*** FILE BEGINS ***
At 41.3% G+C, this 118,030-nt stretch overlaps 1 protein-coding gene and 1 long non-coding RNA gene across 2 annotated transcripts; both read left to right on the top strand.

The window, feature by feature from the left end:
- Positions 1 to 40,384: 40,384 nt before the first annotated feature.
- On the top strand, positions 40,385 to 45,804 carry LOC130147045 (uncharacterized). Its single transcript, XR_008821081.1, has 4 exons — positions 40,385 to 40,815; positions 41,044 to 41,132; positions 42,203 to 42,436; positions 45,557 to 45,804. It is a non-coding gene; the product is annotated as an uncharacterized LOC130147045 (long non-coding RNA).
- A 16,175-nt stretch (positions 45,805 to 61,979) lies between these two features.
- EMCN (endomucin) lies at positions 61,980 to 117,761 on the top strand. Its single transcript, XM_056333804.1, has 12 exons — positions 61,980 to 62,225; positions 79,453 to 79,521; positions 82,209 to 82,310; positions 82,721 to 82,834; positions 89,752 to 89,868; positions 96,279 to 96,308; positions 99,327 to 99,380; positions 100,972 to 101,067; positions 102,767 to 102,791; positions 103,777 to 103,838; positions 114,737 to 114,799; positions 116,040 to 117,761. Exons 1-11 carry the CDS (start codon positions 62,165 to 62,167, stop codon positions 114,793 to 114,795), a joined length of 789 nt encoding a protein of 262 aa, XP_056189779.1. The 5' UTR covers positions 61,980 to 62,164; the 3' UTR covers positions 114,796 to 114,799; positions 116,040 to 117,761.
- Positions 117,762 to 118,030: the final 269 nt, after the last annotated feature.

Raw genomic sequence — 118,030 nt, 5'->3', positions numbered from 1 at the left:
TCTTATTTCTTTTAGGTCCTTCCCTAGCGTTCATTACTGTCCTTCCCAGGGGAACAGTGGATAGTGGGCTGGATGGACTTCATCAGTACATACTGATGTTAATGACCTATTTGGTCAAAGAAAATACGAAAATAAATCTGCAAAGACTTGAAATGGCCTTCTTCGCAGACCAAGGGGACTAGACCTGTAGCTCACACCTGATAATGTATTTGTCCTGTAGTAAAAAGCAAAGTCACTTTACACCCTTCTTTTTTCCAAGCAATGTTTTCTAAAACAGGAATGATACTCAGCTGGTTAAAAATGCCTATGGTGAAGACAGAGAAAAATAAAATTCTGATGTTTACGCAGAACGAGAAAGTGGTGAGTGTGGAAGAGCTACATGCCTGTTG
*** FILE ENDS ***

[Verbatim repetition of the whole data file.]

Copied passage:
At 41.3% G+C, this 118,030-nt stretch overlaps 1 protein-coding gene and 1 long non-coding RNA gene across 2 annotated transcripts; both read left to right on the top strand.

The window, feature by feature from the left end:
- Positions 1 to 40,384: 40,384 nt before the first annotated feature.
- On the top strand, positions 40,385 to 45,804 carry LOC130147045 (uncharacterized). Its single transcript, XR_008821081.1, has 4 exons — positions 40,385 to 40,815; positions 41,044 to 41,132; positions 42,203 to 42,436; positions 45,557 to 45,804. It is a non-coding gene; the product is annotated as an uncharacterized LOC130147045 (long non-coding RNA).
- A 16,175-nt stretch (positions 45,805 to 61,979) lies between these two features.
- EMCN (endomucin) lies at positions 61,980 to 117,761 on the top strand. Its single transcript, XM_056333804.1, has 12 exons — positions 61,980 to 62,225; positions 79,453 to 79,521; positions 82,209 to 82,310; positions 82,721 to 82,834; positions 89,752 to 89,868; positions 96,279 to 96,308; positions 99,327 to 99,380; positions 100,972 to 101,067; positions 102,767 to 102,791; positions 103,777 to 103,838; positions 114,737 to 114,799; positions 116,040 to 117,761. Exons 1-11 carry the CDS (start codon positions 62,165 to 62,167, stop codon positions 114,793 to 114,795), a joined length of 789 nt encoding a protein of 262 aa, XP_056189779.1. The 5' UTR covers positions 61,980 to 62,164; the 3' UTR covers positions 114,796 to 114,799; positions 116,040 to 117,761.
- Positions 117,762 to 118,030: the final 269 nt, after the last annotated feature.

Raw genomic sequence — 118,030 nt, 5'->3', positions numbered from 1 at the left:
TCTTATTTCTTTTAGGTCCTTCCCTAGCGTTCATTACTGTCCTTCCCAGGGGAACAGTGGATAGTGGGCTGGATGGACTTCATCAGTACATACTGATGTTAATGACCTATTTGGTCAAAGAAAATACGAAAATAAATCTGCAAAGACTTGAAATGGCCTTCTTCGCAGACCAAGGGGACTAGACCTGTAGCTCACACCTGATAATGTATTTGTCCTGTAGTAAAAAGCAAAGTCACTTTACACCCTTCTTTTTTCCAAGCAATGTTTTCTAAAACAGGAATGATACTCAGCTGGTTAAAAATGCCTATGGTGAAGACAGAGAAAAATAAAATTCTGATGTTTACGCAGAACGAGAAAGTGGTGAGTGTGGAAGAGCTACATGCCTGTTG